FOR A LONG time it has been evident that certain descriptive designations of clinical dermatology lacked scientific specificity. To those who write case reports and who demonstrate patients, the difficulty of painting a picture with words is only too painfully familiar. The deficiencies of the everyday vocabulary in this respect are present to a most glaring degree in attempts to describe color. The color of normal skin may not present too great a difficulty (fig. 1). The description of skin lesions, however, causes the greatest difficulty. In demonstrating this phase of morphologic description to students it is probably a common exercise of demonstrators to point to a lesion and ask those present to describe its color. Here is an example of the answers obtained in such an exercise with fourth year medical students: "reddish brown," "dark red," "rusty red," "red" (2), "brown," "copper" and "tomato red." Probably everyone teaching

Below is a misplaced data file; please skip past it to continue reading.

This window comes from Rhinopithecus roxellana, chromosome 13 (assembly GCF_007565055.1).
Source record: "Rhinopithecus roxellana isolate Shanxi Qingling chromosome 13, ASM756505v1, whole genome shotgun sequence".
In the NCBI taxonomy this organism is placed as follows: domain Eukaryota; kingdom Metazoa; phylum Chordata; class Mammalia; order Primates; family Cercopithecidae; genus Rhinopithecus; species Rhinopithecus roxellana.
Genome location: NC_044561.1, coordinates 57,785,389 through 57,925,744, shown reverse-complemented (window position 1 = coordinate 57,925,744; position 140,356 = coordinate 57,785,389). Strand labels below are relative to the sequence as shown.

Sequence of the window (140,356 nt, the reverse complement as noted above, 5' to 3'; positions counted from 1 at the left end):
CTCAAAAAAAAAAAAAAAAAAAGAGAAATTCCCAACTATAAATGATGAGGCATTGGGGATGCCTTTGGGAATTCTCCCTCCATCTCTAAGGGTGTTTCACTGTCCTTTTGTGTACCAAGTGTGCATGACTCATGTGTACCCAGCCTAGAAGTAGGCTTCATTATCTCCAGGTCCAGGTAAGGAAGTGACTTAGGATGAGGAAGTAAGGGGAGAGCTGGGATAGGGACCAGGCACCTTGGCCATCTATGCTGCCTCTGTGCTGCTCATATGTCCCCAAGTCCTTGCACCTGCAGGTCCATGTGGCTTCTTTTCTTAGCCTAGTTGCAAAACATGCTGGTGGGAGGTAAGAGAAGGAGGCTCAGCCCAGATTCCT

APPEL B. DECADENT DESCRIPTIONS IN DERMATOLOGY. Arch Derm Syphilol. 1950;62(3):370–379. doi:https://doi.org/10.1001/archderm.1950.01530160022003
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